Mucin structure

Mucins are glycoproteins with a central protein core. Carbohydrate chains are attached to this core via O-glycosidic links between N-acetyl galactosamine and serine and/or threonine. Mucins are highly glycosylated and can contain up to 85% carbohydrate. Fucose, galactose, sialic acid, N-acetyl glucosamine and N-acetyl galactosamine are the sugars present. These carbohydrate chains express blood group activity [2]. Mucins also contain potential N-glycosylation sites, and N-linked sugar chains contain all of the sugars present in O-linked chains in addition to mannose. All mucins contain a region in the protein core that has a specific amino acid sequence rich in serine and/or threonine and proline that repeats. The number of repeats can vary so this region is called the variable tandem repeat region (VNTR). Fig. 1 shows the MUC 2 gene product where the VNTR occupies 40–50% of the core protein and when glycosylated the MUC 2 mucin is about 2×106 molecular weight [5].
Fig. 1

Diagrammatic representation of the MUC2 gene product. a is the VNTR, b is another repetitive region and putative O-glycosylation site rich in serine and theonine, c separates a and b and is rich in cysteine; d and e contain globular domains which have sequence homology with von Willebrand factor domains

Currently, 20 human mucin genes have been described and their protein products partially or fully characterised. Table 1 shows their tissue distribution and chromosomal location. Mucins can be divided into two main groups. The secreted gel forming mucins; MUCs 2, 5AC, 5B, 6 and MUC 19 and the transmembrane, membrane tethered mucins; MUCs 1, 3A, 3B, 4, 11, 12, 13, 15, 16, 17 and 18 [14, 34]. This leaves MUC 7, which, although it is secreted, is non-gel forming, and MUC 9 which codes for a membrane tethered mucin; but a secreted form may also be produced [29]. MUC 8 is still too poorly characterised to assign it to either group [43]. MUC 19, which has recently been described, identified from a genome wide search, codes for a protein core characteristic of a secreted gel forming mucin, however, the secreted gene product has not been isolated and directly characterised [12]. Mucins therefore provide two lines of epithelial defence, first the secreted gel, and second the membrane bound mucins on the epithelial cell apical surface. In the normal ileum and colon (the main segments used in transposed intestinal segment surgery) MUC 2 mucin forms a gel, and MUC 3, and to a lesser extent other membrane bound mucins, form the cell surface barrier. When transposed into the bladder these segments continue to express the above mucins. The normal urinary bladder does not express MUCs 5AC and B or 6 and probably only expresses MUC 2 when diseased [32]. Therefore, there is no evidence for a secreted gel layer protecting the umbrella cells of the bladder. MUC 4, 1 and MUC 3 are expressed to a lesser extent by the urinary bladder, and therefore form a membrane bound barrier at the cell surface [32].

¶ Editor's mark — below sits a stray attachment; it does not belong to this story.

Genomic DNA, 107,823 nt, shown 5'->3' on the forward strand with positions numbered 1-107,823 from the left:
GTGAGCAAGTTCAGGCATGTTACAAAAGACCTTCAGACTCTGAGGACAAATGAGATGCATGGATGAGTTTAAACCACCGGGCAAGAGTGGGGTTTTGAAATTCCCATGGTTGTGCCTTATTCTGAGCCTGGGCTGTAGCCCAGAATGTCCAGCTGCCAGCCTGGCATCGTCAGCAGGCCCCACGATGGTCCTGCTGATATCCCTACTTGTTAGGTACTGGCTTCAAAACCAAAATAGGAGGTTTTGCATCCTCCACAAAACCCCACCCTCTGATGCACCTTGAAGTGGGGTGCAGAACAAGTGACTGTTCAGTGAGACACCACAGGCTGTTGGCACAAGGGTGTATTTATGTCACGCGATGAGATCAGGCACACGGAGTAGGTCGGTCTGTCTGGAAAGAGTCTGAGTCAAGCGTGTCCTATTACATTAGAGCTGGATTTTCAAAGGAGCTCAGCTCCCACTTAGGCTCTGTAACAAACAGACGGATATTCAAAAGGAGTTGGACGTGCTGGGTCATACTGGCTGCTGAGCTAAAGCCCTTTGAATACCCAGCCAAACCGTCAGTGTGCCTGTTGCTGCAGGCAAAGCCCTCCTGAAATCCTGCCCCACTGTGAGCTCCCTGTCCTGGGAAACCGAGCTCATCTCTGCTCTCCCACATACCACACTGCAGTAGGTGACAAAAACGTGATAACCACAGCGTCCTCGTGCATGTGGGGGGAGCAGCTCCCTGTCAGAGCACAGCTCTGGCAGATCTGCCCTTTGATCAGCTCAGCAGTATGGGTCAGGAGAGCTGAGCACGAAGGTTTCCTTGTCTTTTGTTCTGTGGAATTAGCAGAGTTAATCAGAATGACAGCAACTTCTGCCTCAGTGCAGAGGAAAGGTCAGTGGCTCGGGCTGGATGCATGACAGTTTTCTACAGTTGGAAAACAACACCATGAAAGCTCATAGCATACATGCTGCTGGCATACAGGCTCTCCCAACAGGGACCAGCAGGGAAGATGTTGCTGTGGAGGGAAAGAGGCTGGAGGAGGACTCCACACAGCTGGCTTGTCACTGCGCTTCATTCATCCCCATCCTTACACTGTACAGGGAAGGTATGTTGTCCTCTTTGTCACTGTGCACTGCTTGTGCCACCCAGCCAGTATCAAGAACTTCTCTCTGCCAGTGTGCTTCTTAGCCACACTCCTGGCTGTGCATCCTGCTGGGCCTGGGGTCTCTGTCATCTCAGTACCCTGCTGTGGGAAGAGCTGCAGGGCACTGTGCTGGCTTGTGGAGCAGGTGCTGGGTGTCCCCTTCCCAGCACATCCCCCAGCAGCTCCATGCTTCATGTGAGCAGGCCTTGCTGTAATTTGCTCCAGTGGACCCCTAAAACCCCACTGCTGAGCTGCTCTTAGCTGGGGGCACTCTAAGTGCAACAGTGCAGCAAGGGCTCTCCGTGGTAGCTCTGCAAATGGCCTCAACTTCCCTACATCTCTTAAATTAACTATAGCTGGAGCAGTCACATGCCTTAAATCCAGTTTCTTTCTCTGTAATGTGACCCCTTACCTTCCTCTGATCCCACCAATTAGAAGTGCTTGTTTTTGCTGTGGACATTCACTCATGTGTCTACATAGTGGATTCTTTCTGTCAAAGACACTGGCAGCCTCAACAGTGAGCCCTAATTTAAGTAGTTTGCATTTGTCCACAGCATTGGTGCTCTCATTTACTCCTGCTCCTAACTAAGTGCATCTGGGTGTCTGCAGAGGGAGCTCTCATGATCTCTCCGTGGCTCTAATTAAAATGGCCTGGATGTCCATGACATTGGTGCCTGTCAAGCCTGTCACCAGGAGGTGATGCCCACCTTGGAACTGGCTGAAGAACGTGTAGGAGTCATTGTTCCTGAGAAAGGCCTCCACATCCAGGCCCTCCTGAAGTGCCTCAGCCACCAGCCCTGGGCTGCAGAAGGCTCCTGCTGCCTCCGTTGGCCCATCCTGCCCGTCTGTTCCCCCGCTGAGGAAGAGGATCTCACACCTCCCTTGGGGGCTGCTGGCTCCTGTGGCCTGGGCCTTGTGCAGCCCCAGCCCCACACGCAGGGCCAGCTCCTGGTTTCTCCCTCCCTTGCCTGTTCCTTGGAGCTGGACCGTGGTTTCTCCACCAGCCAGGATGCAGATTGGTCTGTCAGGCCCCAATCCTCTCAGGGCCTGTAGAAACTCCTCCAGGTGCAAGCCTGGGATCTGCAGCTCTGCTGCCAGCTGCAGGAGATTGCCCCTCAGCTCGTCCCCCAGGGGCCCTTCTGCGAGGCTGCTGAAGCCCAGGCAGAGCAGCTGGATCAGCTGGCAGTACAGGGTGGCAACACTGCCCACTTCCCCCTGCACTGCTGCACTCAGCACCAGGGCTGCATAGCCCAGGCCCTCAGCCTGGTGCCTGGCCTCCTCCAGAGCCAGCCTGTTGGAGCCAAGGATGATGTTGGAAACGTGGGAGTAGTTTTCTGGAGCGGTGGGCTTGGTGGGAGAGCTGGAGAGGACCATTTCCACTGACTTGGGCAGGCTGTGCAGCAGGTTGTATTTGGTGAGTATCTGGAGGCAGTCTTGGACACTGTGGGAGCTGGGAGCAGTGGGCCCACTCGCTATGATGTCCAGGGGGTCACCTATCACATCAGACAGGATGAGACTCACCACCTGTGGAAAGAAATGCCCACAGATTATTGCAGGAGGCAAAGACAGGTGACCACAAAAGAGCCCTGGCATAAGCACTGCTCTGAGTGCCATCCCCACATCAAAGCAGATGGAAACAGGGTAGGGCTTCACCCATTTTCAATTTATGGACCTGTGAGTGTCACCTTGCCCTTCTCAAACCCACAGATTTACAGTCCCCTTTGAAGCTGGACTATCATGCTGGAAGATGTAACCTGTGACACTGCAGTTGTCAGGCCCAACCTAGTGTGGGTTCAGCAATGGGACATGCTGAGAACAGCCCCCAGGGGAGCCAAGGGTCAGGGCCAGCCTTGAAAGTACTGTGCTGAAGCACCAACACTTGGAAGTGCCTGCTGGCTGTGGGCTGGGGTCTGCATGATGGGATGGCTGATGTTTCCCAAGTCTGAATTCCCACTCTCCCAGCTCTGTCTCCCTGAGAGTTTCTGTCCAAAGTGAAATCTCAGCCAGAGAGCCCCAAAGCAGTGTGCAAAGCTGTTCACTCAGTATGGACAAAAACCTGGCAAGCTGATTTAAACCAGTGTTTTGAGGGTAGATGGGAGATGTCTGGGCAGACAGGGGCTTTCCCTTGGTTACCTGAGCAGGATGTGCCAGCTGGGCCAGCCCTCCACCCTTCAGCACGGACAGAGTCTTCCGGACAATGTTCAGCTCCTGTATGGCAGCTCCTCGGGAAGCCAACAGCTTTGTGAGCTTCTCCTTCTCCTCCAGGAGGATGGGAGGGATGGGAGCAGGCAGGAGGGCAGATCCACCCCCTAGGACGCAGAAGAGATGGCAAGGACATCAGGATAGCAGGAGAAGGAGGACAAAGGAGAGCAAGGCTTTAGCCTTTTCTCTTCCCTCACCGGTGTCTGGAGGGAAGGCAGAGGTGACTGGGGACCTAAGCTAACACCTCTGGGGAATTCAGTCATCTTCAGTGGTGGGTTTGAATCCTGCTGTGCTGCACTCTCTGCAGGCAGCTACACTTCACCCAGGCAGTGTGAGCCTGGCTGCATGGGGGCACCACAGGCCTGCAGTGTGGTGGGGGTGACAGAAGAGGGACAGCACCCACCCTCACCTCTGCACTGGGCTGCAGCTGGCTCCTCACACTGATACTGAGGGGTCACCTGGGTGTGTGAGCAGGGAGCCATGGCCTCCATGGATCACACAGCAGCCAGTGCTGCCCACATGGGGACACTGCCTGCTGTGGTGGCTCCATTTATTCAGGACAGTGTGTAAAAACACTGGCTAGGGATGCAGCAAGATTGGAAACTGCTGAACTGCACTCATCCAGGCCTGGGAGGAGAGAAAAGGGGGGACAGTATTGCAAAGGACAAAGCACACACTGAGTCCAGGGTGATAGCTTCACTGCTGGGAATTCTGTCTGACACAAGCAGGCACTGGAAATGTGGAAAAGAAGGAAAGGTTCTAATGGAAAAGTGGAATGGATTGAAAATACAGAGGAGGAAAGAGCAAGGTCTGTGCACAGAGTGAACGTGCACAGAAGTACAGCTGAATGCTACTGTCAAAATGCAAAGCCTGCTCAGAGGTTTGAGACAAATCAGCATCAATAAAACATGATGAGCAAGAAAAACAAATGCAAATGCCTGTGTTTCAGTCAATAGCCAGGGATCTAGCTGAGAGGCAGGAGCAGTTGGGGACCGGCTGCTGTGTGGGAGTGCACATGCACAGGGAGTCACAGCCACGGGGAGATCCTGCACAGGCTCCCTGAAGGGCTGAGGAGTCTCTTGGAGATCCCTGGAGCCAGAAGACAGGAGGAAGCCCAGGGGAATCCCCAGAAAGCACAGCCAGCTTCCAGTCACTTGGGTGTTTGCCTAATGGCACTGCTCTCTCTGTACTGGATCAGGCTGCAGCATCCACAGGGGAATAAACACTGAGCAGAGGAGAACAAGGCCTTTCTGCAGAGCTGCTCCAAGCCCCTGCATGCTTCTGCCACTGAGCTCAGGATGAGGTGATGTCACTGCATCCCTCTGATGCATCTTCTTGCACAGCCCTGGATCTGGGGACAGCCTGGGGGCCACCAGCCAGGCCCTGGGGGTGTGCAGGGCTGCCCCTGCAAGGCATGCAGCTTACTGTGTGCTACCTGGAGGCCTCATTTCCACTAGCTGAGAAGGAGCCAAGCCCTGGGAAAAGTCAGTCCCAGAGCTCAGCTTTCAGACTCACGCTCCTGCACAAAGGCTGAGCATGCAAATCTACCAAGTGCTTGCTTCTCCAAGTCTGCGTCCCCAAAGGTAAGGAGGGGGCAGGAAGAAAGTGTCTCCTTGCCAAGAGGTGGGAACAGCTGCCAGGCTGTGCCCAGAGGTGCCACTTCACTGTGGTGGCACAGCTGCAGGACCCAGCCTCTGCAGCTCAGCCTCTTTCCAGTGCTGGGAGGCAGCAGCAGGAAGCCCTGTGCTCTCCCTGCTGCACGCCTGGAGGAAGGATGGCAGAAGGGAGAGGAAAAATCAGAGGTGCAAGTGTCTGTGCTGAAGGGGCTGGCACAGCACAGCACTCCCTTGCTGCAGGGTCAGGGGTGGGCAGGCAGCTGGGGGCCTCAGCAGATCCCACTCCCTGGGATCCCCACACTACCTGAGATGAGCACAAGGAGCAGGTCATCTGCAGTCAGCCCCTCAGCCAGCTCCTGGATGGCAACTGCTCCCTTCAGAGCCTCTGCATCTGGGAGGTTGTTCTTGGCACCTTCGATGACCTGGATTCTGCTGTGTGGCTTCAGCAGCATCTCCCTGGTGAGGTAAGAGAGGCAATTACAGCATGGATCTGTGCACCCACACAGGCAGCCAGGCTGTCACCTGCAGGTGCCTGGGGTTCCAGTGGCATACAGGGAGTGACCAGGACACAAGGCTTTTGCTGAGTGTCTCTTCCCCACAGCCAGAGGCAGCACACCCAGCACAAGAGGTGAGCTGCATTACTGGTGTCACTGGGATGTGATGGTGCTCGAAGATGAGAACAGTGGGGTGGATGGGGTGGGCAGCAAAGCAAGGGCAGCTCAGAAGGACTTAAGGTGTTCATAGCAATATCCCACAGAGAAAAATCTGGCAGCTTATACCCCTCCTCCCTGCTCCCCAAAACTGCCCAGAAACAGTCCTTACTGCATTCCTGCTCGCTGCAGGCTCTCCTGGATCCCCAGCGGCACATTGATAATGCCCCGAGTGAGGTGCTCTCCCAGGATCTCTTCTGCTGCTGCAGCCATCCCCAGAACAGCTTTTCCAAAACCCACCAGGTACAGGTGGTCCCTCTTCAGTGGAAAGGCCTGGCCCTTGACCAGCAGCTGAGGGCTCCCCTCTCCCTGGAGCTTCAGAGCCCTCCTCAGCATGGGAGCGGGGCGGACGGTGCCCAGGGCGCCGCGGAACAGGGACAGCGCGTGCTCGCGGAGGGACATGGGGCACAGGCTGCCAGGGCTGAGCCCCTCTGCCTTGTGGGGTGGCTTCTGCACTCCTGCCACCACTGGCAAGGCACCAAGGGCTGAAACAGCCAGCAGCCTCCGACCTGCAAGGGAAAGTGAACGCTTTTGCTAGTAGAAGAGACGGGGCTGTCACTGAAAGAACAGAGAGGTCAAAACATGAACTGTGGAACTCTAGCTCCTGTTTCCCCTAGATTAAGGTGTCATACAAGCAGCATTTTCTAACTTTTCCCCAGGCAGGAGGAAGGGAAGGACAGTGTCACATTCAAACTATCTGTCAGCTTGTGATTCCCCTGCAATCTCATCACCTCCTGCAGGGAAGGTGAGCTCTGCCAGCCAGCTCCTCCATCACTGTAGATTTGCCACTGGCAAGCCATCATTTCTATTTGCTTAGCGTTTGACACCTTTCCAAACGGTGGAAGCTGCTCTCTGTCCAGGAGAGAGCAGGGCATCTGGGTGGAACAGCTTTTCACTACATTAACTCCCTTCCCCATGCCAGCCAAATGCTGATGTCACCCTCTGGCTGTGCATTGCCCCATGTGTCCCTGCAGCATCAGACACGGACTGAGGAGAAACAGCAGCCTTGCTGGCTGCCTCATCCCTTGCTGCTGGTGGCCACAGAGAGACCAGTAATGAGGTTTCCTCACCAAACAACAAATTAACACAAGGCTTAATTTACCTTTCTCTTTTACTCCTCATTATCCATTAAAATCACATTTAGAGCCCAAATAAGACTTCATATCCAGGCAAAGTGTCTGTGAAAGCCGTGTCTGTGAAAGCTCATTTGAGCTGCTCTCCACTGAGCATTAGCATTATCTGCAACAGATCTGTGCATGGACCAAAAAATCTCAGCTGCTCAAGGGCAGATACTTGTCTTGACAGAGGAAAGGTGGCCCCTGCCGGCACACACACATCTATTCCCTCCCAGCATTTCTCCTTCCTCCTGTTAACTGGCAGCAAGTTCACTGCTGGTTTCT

Table 1

Tissue and chromosomal location of MUC genes

Mucin gene

Tissue expression

Chromosomal location

MUC 1

All epithelia, breast, pancreas, small intestine, urinary bladder

1q21

MUC 2

Colon, small intestine, airways

11p15.5

MUC 3B

Colon, small intestine, gall bladder, urinary bladder

7q22

MUC 3A

As MUC 3B, also heart, liver, thymus, pancreas

MUC 4

Airways, colon, small intestine, stomach, cervix, urinary bladder

3q29

MUC 5AC

Airways, stomach, cervix, middle ear

11p15.5

MUC 5B

Airways, submaxillary gland, cervix, gall bladder, middle ear

11p15.5

MUC 6

Stomach, gall bladder, cervix

11p15.5

MUC 7

Salivary glands, airways

4q13–21

MUC 8

Airways

12q24.3

MUC 9

Oviduct

1p13

MUC 10

MUC 11

Colon

7q22

MUC 12

Colon

7q22

MUC 13

GI tract, colon, airways (columnar and goblet cells)

3q13.3

MUC 15